Mexico is importing 75,000 extra barrels of gasoline per day in an "unprecedented" move to mitigate shortages in several states caused by illegal pipeline taps, authorities said.
An official at the state-run energy firm Pemex said the "extraordinary measures" were needed to supply service stations in several cities.
"We have increased our imports of products to almost 75,000 barrels, an unprecedented figure," Francisco Fuentes Saldana, Pemex's stock and distribution deputy director, told the Televisa network.
A Pemex spokesman told AFP that the imports from the United States, which began last week, are on top of 400,000 barrels of gasoline that Mexico normally receives from around the world.
The special import will likely be cut by half by Wednesday as production at refineries increases, the spokesman said, adding that the temporary measure should end by next week.
Fuentes blamed the shortage on "an exponential increase of illegal taps in recent years."
Drug cartels have been stealing gasoline from pipelines as they diversify their business.
Illegal taps have increased from 1,620 in 2012 to 4,218 in 2014, Fuentes said. This year, authorities have already found 2,813 illegal taps.
Shortages at service stations have been reported in a half-dozen states, including Aguascalientes, Chihuahua, Coahuila, Jalisco, Nuevo Leon and Zacatecas.
Long lines of cars formed at service stations last week in Guadalajara, Mexico's second biggest city, but fewer were seen over the weekend as the problem appeared to wane.
Fuentes said service would return to normal in Guadalajara and Aguascalientes on Tuesday.
Monterrey, a major industrial hub in the north, will see normal service by next Monday.
- Stopgap solution -
Pemex announced in February that it would stop shipping ready-to-use gasoline and diesel through land pipelines across the country after more than $1 billion worth of fuel was stolen last year.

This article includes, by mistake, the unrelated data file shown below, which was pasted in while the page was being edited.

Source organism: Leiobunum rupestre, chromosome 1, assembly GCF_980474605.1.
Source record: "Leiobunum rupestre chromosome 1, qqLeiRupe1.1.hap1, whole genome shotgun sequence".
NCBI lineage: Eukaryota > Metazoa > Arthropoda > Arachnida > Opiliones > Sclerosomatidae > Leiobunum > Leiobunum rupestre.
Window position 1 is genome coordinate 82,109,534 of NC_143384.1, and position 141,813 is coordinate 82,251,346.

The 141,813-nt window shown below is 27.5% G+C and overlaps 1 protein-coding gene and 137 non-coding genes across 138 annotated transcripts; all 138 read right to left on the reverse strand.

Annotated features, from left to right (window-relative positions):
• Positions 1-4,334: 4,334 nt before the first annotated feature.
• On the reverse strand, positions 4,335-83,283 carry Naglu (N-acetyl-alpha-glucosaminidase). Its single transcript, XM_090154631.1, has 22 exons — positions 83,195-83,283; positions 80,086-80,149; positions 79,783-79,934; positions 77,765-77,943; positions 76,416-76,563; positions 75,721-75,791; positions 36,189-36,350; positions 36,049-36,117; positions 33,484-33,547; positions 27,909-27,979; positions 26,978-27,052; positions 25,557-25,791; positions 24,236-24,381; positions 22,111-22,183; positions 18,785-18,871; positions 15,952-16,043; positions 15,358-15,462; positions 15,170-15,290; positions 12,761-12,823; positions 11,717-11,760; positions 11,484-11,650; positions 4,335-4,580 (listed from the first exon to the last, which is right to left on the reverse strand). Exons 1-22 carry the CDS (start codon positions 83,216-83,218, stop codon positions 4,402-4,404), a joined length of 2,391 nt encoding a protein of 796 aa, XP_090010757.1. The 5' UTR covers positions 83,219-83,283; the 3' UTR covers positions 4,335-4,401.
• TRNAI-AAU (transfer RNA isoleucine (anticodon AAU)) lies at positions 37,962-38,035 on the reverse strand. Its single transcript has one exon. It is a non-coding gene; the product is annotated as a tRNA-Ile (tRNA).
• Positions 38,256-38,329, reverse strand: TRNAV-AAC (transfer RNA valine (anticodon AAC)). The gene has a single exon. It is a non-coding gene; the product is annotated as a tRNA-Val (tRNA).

The company had said that it would instead only use the pipelines to transport unfinished gasoline that would go through the last mixing process at storage plants.
"This does not resolve the problem, it's a stopgap" solution, said Alejandro Villagomez, an energy expert at the Center for Economic Research and Teaching (CIDE) think tank.
"If you don't transport through pipelines, you have to use trucks and that is much more expensive," Villagomez told AFP.
Illegal taps have cause environmental disasters and even deaths.
In April, some 100,000 people were left without drinking water in the southern state of Tabasco after oil spilled into rivers.
In December 2010, an illegal tap caused a deadly explosion that killed 29 people in the central town of San Martin Texmelucan.
The surge in thefts comes as Mexico opens its energy sector to foreign investors for the first time since 1938 under a historic reform championed by President Enrique Pena Nieto.
The first auction for oil drilling will take place on July 15, with shallow-water projects in the Gulf of Mexico up for bid.
Villagomez said the thefts will not affect the auction because the projects involve offshore exploration and drilling projects.
"It has an impact on the finances of Pemex and, given that Pemex is a public company, it has an impact on the country's public finances," he said.
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